Cattle Farmers Struggle Under High Commodity Prices

There are winners and losers in the most recent Farm Bill, and Congressman Lincoln Davis says Tennessee cattlemen are on the losing end right now. Subsidies for corn ethanol production continue to play a part in the elevated cost of grain. Davis met with farmers today in Columbia and yesterday in Crossville who said they are struggling to buy feed.

“With the prices of commodities – I’m talking about corn above $4 a bushel – it’s getting tougher and tougher for beef cattle operators to continue to actually feed grain to cattle to fatten those out.”

Davis says beef cattle farmers are getting lower prices for their feeder calves, which are sent west to eventually be slaughtered. He says the cost of grain – again due to the high commodities prices – is also keeping dairy farmers down. Without feeding dairy cows grain, Davis says farmers can’t get enough milk production to make a profit.

Davis says he found some interest in starting local slaughterhouses to allow beef cattle farmers to raise livestock to maturity.

“There are provisions in the Farm Bill that was passed last year that would authorize each state’s agriculture department to apply for the authority to actually inspect foods under the guidelines of USDA. And it would be grass fed.”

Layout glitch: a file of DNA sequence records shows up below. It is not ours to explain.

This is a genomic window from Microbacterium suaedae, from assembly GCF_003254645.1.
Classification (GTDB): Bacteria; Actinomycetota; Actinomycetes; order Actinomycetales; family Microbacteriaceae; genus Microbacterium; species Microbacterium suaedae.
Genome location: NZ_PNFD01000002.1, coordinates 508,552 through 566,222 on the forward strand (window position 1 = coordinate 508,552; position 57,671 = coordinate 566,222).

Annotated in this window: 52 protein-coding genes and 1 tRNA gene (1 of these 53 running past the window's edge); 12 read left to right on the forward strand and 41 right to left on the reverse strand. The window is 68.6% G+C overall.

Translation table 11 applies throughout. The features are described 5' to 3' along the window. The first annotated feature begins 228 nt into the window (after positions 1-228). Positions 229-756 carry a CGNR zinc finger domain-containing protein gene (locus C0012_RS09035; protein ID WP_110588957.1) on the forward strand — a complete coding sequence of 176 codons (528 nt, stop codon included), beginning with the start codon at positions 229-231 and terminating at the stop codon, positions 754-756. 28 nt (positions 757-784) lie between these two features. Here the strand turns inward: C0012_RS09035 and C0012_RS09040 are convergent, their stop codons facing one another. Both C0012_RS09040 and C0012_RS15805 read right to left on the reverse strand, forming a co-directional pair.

Davis says there’s a niche market for grass-fed beef that farmers want to fulfill. Right now, farmers in Tennessee typically raise feeder calves and send them out west to be fattened on grain and ultimately slaughtered. Small slaughtering operations in Tennessee aren’t currently allowed to sell the beef across state lines, but that would change if the state received USDA authority to oversee the operation.

Davis represents Tennessee’s 4th Congressional District, which includes the Cumberland Plateau and areas south of Nashville in Williamson and Maury counties. He sits on the agriculture subcommittee of the powerful House Appropriations Committee.

Please keep your community civil. Comments will be moderated prior to posting, and Nashville Public Radio reserves the right to approve them at its discretion. Comments containing links promoting goods, services - even noble organizations - will not be published. Your comments may include external links, but all comments with links will be delayed as they are reviewed. Comments containing profanity will be rejected.